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This tag is associated with 32 posts

Ten lesser-known psychological states everyone should be aware of

1. DysphoriaOften used to describe depression in psychological disorders, dysphoria is general state of sadness that includes restlessness, lack of energy, anxiety, and vague irritation. It is the opposite of euphoria, and is different from typical sadness because it often includes a kind of jumpiness and some anger. You have probably experienced it when coming … Continue reading

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What Your Emotions Say About Your Work

From:  What Strong Emotions Reveal About the Way You Work BY GEOFFREY JAMES Emotions are more than just what you feel. They’re powerful signals that you need to make changes in the way you work and the way you think about work. Frustration This emotion tells you to be patient. Something isn’t happening as quickly as you’d prefer, … Continue reading

Four Steps to Keeping Your New Year’s Resolutions

From: “ HOW TO KEEP YOUR RESOLUTIONS  By KATHERINE L. MILKMAN and KEVIN G. VOLPP, January 3, 2014, NY Times     1. Make a concrete plan. When you do so, you both embed your intentions firmly in memory (which reduces forgetting) and make it harder to postpone good behavior, since doing so requires breaking an explicit commitment to … Continue reading

Twelve Irrational Things We Do (and What We Can Do About It)

Rational Emotive Behavior Therapy (REBT)  was created and developed by the American psychotherapist and psychologist Albert Ellis. REBT is a practical, action-oriented approach to coping with problems and enhancing personal growth. It places a good deal of its focus on the present: on currently-held attitudes, painful emotions and maladaptive behaviors that can sabotage a fuller experience of life. … Continue reading

How to Succeed at Your Goals

Set an ambitious goal. It shouldn’t be outlandishly difficult, but it should be enough of a stretch that you’ll be excited to work toward it. Nobody who sets a goal of losing 5 pounds miraculously loses 20. Be specific. It’s not enough to simply envision yourself succeeding at a goal. Multiple studies have shown that intention fails … Continue reading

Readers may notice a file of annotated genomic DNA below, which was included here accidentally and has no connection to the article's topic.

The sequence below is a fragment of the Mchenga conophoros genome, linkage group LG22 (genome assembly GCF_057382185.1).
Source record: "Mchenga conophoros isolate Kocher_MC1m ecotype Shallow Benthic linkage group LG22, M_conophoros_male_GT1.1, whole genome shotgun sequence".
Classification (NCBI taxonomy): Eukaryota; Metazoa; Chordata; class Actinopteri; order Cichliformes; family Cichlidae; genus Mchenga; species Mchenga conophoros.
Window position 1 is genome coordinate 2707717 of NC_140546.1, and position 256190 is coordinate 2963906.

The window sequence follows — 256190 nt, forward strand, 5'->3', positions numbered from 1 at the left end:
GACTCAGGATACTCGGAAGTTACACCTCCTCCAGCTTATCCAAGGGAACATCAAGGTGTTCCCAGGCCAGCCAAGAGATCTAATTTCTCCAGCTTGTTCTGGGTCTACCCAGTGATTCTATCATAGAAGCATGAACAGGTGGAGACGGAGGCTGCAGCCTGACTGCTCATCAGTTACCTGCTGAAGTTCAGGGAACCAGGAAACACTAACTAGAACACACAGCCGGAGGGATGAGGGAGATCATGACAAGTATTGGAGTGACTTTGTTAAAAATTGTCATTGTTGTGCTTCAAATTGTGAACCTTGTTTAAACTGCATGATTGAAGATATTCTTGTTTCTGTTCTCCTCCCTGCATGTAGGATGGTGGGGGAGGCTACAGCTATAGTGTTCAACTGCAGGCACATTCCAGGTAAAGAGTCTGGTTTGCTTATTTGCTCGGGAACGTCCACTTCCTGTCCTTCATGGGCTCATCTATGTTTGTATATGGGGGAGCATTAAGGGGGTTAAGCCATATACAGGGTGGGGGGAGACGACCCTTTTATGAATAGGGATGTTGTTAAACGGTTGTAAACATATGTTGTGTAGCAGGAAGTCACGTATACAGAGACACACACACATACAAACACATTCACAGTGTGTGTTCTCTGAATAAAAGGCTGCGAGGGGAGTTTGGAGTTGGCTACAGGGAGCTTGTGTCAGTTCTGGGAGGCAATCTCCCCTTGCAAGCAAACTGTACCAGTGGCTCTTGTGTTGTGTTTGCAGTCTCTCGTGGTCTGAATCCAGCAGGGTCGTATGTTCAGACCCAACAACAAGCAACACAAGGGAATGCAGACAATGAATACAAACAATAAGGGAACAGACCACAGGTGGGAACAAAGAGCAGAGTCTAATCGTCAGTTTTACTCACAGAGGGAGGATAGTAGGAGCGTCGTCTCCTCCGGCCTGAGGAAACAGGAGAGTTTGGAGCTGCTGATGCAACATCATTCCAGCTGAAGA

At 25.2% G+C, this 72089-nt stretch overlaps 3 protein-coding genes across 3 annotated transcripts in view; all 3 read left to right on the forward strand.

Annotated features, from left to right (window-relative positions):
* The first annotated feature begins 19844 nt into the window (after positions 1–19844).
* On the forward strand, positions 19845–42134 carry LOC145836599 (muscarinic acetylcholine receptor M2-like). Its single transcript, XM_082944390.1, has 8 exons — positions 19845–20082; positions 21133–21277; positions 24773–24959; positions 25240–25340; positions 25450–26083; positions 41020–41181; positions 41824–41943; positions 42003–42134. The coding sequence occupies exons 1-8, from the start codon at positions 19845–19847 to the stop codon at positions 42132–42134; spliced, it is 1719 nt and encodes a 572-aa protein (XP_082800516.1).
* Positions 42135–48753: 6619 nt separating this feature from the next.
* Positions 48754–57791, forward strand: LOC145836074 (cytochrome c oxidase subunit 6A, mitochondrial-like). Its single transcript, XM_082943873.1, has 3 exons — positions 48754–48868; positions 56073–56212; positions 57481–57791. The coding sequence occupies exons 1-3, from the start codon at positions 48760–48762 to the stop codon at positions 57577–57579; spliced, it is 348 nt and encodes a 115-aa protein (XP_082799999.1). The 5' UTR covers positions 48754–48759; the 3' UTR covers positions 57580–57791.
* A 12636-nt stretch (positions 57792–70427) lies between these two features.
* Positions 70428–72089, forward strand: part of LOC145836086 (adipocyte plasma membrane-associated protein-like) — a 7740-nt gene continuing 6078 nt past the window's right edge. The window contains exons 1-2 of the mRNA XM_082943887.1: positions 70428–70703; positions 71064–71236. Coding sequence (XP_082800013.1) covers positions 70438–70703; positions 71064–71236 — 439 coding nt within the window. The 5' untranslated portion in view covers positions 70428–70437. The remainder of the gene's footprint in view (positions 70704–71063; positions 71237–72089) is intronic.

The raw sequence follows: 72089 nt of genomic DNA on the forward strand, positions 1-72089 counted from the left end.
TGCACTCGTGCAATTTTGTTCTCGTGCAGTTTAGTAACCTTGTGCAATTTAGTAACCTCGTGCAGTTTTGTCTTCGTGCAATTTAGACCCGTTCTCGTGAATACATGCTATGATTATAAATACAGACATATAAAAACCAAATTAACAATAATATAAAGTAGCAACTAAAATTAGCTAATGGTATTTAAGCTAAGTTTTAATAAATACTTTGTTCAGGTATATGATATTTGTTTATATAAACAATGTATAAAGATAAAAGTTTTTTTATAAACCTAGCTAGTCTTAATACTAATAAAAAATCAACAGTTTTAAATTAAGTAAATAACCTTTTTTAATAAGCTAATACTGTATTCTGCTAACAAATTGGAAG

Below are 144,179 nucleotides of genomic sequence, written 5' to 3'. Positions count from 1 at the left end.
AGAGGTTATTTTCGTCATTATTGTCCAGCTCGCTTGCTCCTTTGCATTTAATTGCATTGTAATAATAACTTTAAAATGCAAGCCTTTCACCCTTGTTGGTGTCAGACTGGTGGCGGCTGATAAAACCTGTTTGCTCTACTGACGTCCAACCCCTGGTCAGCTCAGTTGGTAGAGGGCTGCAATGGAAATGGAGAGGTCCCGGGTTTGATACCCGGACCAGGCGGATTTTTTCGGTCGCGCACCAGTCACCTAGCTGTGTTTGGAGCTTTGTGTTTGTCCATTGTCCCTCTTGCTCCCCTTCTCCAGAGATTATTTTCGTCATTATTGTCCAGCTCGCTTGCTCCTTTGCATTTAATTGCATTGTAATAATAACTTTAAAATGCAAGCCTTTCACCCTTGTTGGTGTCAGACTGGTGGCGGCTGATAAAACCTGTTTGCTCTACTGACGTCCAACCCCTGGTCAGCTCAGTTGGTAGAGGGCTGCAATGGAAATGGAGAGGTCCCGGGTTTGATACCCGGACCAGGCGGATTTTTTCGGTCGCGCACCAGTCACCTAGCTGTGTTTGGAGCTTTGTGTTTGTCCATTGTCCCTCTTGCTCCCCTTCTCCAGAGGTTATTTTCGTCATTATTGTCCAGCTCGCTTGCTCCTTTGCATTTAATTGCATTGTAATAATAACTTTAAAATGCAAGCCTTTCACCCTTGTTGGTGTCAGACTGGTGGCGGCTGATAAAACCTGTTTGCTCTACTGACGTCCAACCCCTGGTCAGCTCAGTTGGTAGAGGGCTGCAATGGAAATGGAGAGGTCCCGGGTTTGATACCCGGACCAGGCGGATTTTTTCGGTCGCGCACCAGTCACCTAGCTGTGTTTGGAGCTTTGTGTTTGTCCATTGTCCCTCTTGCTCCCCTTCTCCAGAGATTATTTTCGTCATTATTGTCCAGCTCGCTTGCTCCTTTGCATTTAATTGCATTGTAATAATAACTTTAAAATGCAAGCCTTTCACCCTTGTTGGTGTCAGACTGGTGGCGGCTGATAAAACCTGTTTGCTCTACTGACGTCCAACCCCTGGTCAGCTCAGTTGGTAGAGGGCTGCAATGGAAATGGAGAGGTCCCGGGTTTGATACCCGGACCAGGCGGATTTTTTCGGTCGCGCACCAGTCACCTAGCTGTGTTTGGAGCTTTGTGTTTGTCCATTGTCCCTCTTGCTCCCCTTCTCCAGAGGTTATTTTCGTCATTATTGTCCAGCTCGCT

Eight Great Leadership Lessons from Garrett Reisman, Former NASA Astronaut

1) Have a grand vision – Elon Musk, SpaceX CEO, CTO As a leader, you can inspire and motivate your team to tremendous effect by communicating a vision in a clear, straight-forward way.  But don’t think small – raise the bar really really high.  Elon wants us to make the human species multi-planetary.  That’s different … Continue reading

How to Make Good Decisions

(From Dan Heath, author of Decisive: How to make better choices in life and work)  Multitrack your options when you are facing a difficult decision. (Having multiple options leads to better decisions.)   When you consider multiple things simultaneously, you’re actually learning a lot about the shape of the problem —the important factors involved—and that knowledge … Continue reading

Where will business value be found in the 21st Century?

Less-Valued: General knowledge More-valued: Judgment Why? Search engines will be attached to our brain Less-Valued: Knowing more than one major spoken language More-valued: Sales in any language Why? We’ll have universal translators Less-Valued: Coding More-valued: Art Why? Building things will be much easier. Designing aesthetics will always be hard. Less-Valued: Test scores More-valued: Combining left-brained … Continue reading

Downtown Project: How Tony Shieh plans to revitalize Las Vegas (and what it can tell us about other urban cores)

from: http://downtownproject.com We’ve allocated $350 million to aid in the revitalization of Downtown Las Vegas. We’re investing $200 million in real estate, $50 million in small businesses, $50 million in education, and $50 million in tech startups through the VegasTech Fund. We aim to: BRING TOGETHER COMMUNITIES OF PASSION. Community development is more about the people … Continue reading

The SCARF theory of NeuroLeadership

Neuroscience has shown that the brain makes 5 threat vs. reward evaluations every second. These evaluations are based on five key parameters, sometimes called SCARF:  SCARF S – Status C – Certainty A – Autonomy R – Relatedness F – Fairness   Consider a manager walking into a room full of her subordinates. Within the … Continue reading